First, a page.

My Resplendent Bride, Danielle Welcher, is my guest contributor today. Danielle is an alumnus of Emmaus Bible College in Dubuque Iowa, as well as a graduate of Missouri Baptist University in St. Louis. She has served as a missionary teacher in the Republic of South Sudan with Africa Inland Mission, and is a middle school social studies teacher by trade.
Lately I have been reminded of a time in my life when I worked at Whispering Winds Bible Camp in high school and some of college. Every year at WWBC we would take a night hike. One summer I had the privilege to lead some of the night hikes. To prepare us as good leaders we would be led on the night hike both at night and during the day so we would be familiar with our surroundings. The reasoning for this was because the night hike was taken without human generated light, only moonlight.
We would only take this hike on clear nights, so that we were able to see our surroundings better. As the leader of the group our eyes would have to adjust to our surroundings and be confident in where we were leading the group. Many times while leading or participating I was amazed that when we just stop and focus we can see things that are usually so dark. We may not be able to see more than five feet in front of us, but we didn’t need to see more than that because we had a leader. As long as we focused on the leader we would get where we were going. Many times the leader would stop in areas and have the hikers take in his or her surroundings and remind them to pay attention to the quiet and the sky: the beauty of God that is shown in His creation.
That night hike through the woods is a lot like life sometimes. Sometimes God takes us on a night hike; we are stuck in the darkness without a flashlight, but if we focus on Him and don’t let our surroundings distract us we can see our leader. Our leader will have us see what He wants us to see. He also wants us to be still in that darkness and know and see that He is God (Ps 46:10 Be still and know I am God. I will be exalted in the nations. I will be exalted in the earth!). Sometimes we must walk through the darkness. Walking through the darkness is only bearable in as much as we follow the resurrected Christ through it. In the darkness you can still see God: He is there.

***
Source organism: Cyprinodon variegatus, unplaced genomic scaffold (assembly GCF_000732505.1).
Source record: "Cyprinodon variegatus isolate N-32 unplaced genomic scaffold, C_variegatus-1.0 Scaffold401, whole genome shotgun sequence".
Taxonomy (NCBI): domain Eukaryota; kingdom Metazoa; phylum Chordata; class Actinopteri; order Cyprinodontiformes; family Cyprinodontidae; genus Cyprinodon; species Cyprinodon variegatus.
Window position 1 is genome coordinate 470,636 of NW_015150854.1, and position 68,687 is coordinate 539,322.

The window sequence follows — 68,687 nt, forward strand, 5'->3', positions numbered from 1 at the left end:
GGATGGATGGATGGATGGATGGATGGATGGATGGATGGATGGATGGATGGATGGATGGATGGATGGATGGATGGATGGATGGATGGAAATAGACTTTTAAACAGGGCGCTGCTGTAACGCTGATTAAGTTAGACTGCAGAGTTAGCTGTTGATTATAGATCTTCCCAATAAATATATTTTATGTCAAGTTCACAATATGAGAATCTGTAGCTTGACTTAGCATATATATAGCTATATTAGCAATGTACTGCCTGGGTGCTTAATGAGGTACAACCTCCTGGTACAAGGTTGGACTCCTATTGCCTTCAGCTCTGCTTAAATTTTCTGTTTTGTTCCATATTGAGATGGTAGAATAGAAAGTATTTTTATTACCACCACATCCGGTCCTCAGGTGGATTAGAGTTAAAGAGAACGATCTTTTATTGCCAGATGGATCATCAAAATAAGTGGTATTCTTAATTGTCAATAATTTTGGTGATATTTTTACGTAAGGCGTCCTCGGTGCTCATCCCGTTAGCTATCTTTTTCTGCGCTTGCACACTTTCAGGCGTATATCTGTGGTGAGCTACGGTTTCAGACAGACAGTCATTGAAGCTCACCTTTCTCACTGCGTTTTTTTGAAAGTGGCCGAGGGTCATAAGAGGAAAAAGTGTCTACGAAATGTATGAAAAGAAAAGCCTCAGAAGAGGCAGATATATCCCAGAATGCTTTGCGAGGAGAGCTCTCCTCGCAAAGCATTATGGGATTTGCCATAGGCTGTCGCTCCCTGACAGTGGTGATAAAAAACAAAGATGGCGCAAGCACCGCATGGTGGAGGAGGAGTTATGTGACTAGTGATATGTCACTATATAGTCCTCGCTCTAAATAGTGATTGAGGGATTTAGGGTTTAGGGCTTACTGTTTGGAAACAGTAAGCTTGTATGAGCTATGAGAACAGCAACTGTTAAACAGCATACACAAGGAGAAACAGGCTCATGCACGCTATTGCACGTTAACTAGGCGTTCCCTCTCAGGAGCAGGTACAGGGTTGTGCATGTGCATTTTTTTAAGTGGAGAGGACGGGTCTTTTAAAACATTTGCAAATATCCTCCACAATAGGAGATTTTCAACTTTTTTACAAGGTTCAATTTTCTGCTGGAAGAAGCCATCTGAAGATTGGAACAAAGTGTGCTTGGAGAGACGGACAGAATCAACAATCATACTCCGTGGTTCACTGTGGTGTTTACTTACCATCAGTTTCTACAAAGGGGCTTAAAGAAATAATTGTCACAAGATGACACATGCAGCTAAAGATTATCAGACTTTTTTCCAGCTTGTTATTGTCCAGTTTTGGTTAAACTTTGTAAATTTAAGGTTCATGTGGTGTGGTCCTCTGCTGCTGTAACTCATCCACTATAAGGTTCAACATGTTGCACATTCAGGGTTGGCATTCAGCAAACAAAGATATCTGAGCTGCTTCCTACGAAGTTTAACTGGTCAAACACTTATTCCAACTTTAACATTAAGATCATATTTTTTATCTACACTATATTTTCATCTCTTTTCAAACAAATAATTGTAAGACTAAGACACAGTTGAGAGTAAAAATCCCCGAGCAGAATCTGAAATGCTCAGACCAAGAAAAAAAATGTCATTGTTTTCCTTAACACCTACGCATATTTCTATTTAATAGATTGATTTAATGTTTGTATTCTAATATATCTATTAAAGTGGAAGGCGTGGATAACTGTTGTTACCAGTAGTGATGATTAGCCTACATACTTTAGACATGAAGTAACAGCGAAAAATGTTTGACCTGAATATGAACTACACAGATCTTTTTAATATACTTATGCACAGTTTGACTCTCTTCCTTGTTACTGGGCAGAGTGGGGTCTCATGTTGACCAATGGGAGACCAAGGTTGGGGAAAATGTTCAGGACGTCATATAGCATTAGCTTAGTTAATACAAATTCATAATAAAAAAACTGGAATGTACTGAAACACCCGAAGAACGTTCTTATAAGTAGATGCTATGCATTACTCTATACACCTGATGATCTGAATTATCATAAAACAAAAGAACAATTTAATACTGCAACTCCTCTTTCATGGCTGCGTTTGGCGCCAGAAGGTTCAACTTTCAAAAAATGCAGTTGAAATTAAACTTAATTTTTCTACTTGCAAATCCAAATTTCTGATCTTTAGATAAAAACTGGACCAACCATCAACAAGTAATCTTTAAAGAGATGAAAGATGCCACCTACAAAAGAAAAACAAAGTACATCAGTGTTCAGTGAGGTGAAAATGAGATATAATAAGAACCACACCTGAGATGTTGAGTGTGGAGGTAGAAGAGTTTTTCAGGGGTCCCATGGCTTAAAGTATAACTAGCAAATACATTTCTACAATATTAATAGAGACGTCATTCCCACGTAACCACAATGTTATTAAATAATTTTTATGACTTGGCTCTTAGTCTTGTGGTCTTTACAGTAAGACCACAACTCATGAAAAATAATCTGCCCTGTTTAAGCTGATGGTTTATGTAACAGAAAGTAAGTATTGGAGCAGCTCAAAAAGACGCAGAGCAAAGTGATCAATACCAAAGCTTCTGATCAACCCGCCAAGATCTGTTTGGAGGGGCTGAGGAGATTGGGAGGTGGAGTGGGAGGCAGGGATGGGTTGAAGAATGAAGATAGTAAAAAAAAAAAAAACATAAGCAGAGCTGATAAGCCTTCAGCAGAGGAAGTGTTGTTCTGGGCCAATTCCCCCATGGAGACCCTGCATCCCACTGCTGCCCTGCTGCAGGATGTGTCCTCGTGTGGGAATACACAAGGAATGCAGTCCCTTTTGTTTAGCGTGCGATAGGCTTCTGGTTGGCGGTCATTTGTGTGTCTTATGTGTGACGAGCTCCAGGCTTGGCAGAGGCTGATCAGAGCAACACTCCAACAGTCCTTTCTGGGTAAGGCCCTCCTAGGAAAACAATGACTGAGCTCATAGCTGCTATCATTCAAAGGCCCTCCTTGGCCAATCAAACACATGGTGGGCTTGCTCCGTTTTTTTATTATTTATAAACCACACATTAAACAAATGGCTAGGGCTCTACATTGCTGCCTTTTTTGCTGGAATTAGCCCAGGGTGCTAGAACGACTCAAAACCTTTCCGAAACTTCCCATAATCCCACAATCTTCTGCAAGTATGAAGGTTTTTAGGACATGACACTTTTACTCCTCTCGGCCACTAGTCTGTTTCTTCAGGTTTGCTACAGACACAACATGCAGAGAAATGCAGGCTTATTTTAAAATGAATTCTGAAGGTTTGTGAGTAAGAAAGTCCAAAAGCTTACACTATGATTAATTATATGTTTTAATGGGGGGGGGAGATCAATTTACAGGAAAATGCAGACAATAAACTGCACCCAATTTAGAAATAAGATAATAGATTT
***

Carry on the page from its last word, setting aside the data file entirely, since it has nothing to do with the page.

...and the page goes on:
I am on a dark hike right now. I am living in circumstances in which I cannot see five feet in front of me. Between radiation and my bone marrow transplant, my life is filled with the unknown and to be quite honest I am terrified. I have no idea how I will respond or how my body will react to radiation. I am terrified of being incredibly sick again with the transplant. I fear that after all my suffering, it will not work. In all of those thoughts that I have, though, and in all of those fears I am reminded of Psalm 46:10: to be still and know that He is God and to not fear because He is with me (Deuteronomy 31:6). In the “being still” and “not fearing” I am at peace, because it is not by my strength that I am able to do so; it is only by the strength and grace of Jesus Christ.
That is the reason I am comforted by the Cross of Christ everyday, because His undeserved grace conquers all.
I will remember this as I continue my radiation treatments, which are a little strange but have been going all right. Thank you for your continued prayers. And may the Grace of Christ be with you as you hike through the darkness as well.